There are concerns that the COVID-19 pandemic will discourage voters from turning out to vote in person for this year’s U.S. presidential primaries and general election. State governments are considering alternative voting processes to protect voters and election officials from infection at the polls.
As strange as it may sound coming from a CTO, I advise that they utilize vote-by-paper ballots rather than rush to implement a website or mobile app-based voting system. This has as much to do with the lack of resources and technical expertise of local governments as it does with the lack of confidence voters will have in digital-online voting.
Paper ballots are the most trustworthy voting technology because it is difficult to manipulate them at scale. On the other hand, digital voting through a website or a mobile app brings with it not only the possibility of user error, but also the possibility that a cyber campaign using malware or other techniques could manipulate or change citizens’ votes at scale with greater ease.
Some of the techniques that malware uses today, such as in banking fraud, allows the user to type in their credentials (or their authorization key) and makes it look like the user performed the transaction that they intended. With the user’s credentials or transaction code, the malware could perform a different transaction, such as transferring funds to the attacker’s account.
This same issue is present in a voting application or website. The voter could cast a vote, it would appear to reflect their intended selections, but the vote actually sent to the backend could go to the other candidate.
Unlike a banking application where the user would eventually see the fraudulent transaction in their account statement, in an election, the only result would be the total vote count, and it would not be obvious that a manipulation had occurred. Even national-ID or smartcard credentials don’t help in this type of attack, given that the attack occurs after the user has authenticated to the back-end system.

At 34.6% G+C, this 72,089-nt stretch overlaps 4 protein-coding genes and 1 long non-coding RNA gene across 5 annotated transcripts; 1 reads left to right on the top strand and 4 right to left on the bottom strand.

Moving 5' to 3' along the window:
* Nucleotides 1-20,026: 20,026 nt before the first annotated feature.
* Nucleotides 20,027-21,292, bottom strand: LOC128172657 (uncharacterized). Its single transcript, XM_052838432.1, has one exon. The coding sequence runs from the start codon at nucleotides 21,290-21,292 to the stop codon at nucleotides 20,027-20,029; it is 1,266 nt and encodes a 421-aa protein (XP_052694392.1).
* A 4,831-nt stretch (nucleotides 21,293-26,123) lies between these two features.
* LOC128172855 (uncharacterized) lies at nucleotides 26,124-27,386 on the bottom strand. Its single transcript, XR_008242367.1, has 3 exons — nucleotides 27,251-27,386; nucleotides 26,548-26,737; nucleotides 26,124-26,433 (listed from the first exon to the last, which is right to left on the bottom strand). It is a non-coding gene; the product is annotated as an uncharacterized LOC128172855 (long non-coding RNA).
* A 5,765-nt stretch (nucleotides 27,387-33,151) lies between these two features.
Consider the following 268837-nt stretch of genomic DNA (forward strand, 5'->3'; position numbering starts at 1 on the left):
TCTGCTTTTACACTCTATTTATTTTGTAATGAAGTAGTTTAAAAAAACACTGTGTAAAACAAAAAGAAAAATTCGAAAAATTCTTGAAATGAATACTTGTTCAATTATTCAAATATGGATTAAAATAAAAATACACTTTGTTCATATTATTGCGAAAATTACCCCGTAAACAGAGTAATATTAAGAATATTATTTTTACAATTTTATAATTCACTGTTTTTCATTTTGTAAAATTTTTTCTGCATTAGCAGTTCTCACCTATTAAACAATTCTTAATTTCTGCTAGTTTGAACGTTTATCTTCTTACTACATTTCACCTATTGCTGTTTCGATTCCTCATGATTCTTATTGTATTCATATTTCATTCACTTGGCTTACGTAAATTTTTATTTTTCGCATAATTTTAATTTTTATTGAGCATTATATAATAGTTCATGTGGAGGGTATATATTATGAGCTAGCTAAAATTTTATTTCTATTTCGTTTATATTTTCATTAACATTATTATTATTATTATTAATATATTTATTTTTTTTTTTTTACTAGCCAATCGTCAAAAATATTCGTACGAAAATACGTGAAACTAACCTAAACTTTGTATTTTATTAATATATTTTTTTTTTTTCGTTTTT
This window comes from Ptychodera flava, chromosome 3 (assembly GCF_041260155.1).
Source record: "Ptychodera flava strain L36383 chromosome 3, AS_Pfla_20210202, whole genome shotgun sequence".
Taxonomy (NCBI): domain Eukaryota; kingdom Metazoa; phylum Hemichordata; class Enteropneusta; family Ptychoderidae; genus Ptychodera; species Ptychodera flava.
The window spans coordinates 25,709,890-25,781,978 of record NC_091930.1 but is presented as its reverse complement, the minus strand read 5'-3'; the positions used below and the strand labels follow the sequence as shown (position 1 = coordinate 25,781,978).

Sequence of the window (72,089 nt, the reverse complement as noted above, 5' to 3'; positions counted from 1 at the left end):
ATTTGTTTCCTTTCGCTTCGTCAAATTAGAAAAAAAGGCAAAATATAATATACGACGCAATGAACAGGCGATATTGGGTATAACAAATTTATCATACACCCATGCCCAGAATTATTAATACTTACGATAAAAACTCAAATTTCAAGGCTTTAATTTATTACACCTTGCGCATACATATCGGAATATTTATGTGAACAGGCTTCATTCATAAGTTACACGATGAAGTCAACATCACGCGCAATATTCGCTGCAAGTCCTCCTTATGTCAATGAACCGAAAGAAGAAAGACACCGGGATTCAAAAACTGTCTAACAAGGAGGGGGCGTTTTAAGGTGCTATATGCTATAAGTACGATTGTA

Additionally, wherever voting machines are used, there must be a paper record or receipt of votes cast to enable election officials to audit their election vote counts. This also enables the voters to have proof their vote was recorded properly.
Some may argue that malicious actors could attempt a counterfeit paper ballot fraud at scale, but the fact is that many states have already established anti-counterfeit paper ballot design standards to counter such efforts. The best of these practices should be adopted wherever the paper ballot becomes the standard voting mechanism in 2020.
Others may argue that a fully digital voting process will protect election board processors that might otherwise contract coronavirus from tabulating the paper ballot votes. But a recent study cited by CDC asserts that the virus can survive on paper or cardboard for only 24 hours. If the U.S. or other countries decided to go to a pure paper ballot format, election officials could either have voters send their ballots through the United States Postal Service or set up drive-through stations where voters could simply walk or drive by and drop their ballots through a submission slot themselves. Then the processors could augment basic protective measures such as wearing gloves with an extra time delay of 24 hours from receipt to minimize risk of transmission.
Another consideration is that local election officials are challenged in securing the basic information systems for voting, such as the websites with information about election process. McAfee’s recent analysis of U.S. local government election security practices showed that 83.3% of battleground state election websites were not using .gov domains and 46.6% were not using https security. It’s unreasonable to assume that a high integrity digital voting system can be developed in a few months when even the basic cyber hygiene practices are lacking in existing election systems.
Technology should certainly be used in the automation of scanning and recording the votes of paper ballots, as those systems are well proven and leave election administrators a paper record that allows them to audit and verify that there is no manipulation.
Finally, we must make sure that every voter has the ability to vote. Where appropriate, states and local governments need to relax the criteria for remote voting to allow all eligible voters in the country to vote by mail.
In times of a global pandemic, the trust of the public in its government is more critical than ever. Paper may be a 2,000-year-old technology, but ordinary citizens understand and trust paper. Voters must have faith that their vote will be counted and honored. Given that there are increasing levels of inherent distrust in political systems, we must use the technology that is a trusted common denominator by the broadest swath of the electorate. Ironically, paper is that technology in 2020.